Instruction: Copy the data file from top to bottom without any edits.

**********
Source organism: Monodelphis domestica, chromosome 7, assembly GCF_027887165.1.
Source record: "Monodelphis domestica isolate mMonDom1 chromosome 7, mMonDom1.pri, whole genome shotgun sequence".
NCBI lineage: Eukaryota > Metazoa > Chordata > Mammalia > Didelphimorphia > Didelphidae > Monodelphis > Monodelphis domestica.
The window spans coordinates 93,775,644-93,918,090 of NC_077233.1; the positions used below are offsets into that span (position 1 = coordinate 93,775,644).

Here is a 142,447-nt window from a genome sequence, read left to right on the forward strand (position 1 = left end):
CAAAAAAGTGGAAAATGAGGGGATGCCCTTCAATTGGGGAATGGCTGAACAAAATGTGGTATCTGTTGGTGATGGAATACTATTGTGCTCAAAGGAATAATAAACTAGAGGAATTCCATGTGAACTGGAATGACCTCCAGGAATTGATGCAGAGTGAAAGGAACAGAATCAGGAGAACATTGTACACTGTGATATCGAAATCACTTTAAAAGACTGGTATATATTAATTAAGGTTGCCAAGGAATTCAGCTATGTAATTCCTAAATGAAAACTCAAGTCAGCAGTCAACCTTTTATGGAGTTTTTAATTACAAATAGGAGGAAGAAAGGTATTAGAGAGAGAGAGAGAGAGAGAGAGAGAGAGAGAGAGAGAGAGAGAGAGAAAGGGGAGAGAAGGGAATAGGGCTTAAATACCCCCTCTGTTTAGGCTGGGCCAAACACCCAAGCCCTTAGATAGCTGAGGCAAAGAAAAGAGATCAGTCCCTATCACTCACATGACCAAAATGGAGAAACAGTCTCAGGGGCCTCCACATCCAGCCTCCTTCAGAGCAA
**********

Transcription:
Source organism: Monodelphis domestica, chromosome 7, assembly GCF_027887165.1.
Source record: "Monodelphis domestica isolate mMonDom1 chromosome 7, mMonDom1.pri, whole genome shotgun sequence".
NCBI lineage: Eukaryota > Metazoa > Chordata > Mammalia > Didelphimorphia > Didelphidae > Monodelphis > Monodelphis domestica.
The window spans coordinates 93,775,644-93,918,090 of NC_077233.1; the positions used below are offsets into that span (position 1 = coordinate 93,775,644).

Here is a 142,447-nt window from a genome sequence, read left to right on the forward strand (position 1 = left end):
CAAAAAAGTGGAAAATGAGGGGATGCCCTTCAATTGGGGAATGGCTGAACAAAATGTGGTATCTGTTGGTGATGGAATACTATTGTGCTCAAAGGAATAATAAACTAGAGGAATTCCATGTGAACTGGAATGACCTCCAGGAATTGATGCAGAGTGAAAGGAACAGAATCAGGAGAACATTGTACACTGTGATATCGAAATCACTTTAAAAGACTGGTATATATTAATTAAGGTTGCCAAGGAATTCAGCTATGTAATTCCTAAATGAAAACTCAAGTCAGCAGTCAACCTTTTATGGAGTTTTTAATTACAAATAGGAGGAAGAAAGGTATTAGAGAGAGAGAGAGAGAGAGAGAGAGAGAGAGAGAGAGAGAGAGAGAGAAAGGGGAGAGAAGGGAATAGGGCTTAAATACCCCCTCTGTTTAGGCTGGGCCAAACACCCAAGCCCTTAGATAGCTGAGGCAAAGAAAAGAGATCAGTCCCTATCACTCACATGACCAAAATGGAGAAACAGTCTCAGGGGCCTCCACATCCAGCCTCCTTCAGAGCAA